Microsoft has developed a method that allows marketers to visualize location data in heat maps within Windows Store apps, pulling in public points-of-interest data sources available within Bing Maps, and custom data sources containing the company's own data.
In the example, Innis draws on data hosted in Bing Maps Spatial Data Services, along with public data sources like FourthCoffeeSample, sample data for a fictional coffee chain; NavteqNA, points of interest for North America, categorized by SIC; NavteqEU, points of interest for Europe, categorized by SIC; and traffic incident data source.
Bing Maps' SearchCallback function gets tapped
when the request completes successfully to make certain the total number of entities that match the search criteria does not exceed the maximum number the user specifies in the UI. In the process, he
removes existing heat map functions, and creates a new layer using specific locations and rendering options the user specifies, which will affect the radius and intensity of the hotspots for each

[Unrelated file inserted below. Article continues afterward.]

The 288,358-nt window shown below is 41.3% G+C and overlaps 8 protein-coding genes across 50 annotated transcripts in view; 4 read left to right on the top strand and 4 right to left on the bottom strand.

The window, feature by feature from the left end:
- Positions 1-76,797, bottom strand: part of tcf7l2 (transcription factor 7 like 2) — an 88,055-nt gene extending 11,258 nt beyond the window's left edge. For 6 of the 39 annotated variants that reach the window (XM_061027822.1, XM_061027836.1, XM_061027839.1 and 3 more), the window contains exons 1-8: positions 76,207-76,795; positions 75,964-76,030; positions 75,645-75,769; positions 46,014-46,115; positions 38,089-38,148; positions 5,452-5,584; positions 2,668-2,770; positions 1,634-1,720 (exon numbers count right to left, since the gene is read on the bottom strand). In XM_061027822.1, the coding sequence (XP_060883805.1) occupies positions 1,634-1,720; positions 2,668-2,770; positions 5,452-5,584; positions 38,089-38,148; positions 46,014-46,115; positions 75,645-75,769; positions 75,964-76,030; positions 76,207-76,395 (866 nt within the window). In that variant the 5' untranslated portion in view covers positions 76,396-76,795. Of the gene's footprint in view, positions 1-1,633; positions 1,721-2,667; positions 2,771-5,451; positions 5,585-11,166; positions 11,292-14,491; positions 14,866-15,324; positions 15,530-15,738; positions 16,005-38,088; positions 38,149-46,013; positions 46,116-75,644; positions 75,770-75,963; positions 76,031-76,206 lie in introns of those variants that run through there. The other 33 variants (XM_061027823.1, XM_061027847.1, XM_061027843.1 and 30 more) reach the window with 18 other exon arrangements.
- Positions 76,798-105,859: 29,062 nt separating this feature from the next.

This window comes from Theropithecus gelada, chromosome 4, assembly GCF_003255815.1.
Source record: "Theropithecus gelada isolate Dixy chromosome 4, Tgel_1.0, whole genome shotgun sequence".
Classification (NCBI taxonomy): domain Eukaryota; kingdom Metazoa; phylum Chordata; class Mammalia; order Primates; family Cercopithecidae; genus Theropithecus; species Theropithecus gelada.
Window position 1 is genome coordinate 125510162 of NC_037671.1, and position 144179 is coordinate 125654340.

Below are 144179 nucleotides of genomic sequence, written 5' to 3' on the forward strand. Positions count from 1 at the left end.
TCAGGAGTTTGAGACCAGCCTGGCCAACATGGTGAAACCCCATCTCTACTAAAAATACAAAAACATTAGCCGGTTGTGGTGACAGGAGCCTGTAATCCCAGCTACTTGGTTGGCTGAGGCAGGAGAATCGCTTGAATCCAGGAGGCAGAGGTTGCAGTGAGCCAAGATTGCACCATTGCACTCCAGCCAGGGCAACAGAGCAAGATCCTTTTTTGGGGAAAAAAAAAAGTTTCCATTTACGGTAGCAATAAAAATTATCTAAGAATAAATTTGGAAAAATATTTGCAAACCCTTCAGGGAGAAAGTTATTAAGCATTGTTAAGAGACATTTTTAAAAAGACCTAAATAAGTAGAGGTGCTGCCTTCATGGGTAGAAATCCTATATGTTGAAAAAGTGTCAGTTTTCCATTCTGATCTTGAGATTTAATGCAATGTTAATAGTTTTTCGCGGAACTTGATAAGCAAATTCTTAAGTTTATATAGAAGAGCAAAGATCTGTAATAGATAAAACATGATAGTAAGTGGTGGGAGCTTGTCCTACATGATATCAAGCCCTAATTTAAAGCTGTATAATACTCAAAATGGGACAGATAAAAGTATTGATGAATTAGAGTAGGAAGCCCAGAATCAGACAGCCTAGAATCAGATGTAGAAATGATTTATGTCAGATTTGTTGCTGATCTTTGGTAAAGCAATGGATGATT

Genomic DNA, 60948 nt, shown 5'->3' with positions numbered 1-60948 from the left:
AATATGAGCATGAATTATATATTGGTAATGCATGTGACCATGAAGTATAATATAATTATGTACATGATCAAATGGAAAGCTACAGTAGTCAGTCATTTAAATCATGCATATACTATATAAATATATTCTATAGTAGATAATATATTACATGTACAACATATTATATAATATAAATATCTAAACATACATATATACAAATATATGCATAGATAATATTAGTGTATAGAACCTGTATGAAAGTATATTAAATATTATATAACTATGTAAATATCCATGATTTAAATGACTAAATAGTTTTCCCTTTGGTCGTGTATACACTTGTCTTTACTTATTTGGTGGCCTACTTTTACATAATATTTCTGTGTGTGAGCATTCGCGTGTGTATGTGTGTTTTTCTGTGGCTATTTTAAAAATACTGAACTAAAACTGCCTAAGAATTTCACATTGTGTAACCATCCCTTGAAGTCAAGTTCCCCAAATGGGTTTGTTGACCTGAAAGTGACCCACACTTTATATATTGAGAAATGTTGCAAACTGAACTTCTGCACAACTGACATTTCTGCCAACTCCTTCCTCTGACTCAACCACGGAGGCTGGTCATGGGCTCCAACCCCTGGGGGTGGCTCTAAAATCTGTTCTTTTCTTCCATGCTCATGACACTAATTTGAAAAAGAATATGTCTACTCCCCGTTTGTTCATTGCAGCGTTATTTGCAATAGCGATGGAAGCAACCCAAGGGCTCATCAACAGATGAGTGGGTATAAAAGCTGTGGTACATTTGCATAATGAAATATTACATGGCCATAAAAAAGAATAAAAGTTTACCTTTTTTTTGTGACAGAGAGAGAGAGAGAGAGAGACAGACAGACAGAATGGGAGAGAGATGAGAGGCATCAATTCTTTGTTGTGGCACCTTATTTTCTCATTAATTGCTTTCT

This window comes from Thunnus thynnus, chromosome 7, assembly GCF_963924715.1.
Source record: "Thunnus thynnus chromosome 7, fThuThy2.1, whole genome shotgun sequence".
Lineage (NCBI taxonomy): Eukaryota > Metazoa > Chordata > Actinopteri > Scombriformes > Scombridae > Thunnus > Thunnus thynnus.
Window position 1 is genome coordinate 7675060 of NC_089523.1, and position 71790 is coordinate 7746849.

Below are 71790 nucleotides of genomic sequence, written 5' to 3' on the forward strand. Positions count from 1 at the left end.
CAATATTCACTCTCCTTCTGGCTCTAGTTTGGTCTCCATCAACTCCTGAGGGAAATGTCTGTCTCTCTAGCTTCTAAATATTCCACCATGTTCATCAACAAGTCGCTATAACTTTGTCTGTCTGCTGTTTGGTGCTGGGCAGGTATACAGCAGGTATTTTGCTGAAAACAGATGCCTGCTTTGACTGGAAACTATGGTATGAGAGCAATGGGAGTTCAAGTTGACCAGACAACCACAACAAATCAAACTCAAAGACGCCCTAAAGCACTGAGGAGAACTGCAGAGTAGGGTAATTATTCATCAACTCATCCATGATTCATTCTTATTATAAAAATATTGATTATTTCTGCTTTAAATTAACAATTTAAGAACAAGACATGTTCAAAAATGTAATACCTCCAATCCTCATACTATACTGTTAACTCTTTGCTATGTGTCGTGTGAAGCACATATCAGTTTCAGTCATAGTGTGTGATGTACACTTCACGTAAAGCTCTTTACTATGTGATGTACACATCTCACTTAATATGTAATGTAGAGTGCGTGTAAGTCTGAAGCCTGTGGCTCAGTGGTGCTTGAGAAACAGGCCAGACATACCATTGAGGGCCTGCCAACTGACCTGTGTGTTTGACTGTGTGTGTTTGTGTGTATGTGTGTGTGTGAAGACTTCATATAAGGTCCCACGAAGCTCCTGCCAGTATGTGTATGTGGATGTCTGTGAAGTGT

Innis also provides examples of how marketers can implement the heat map in Bing Maps to more closely target specific consumers in a geographic area.
Some ways to use heat maps:
1) Heat maps of restaurants or bars in a city to show where nightlife is concentrated
2) Heat maps showing where specific industry is concentrated, for civic planning, event planning, or site selection
3) Heat maps showing where competing retail chains are concentrated, for business intelligence or site selection
4) Heat maps of customers, opportunities, or service requests from enterprise data in Dynamics CRM, to drive smarter planning and operational optimization business decisions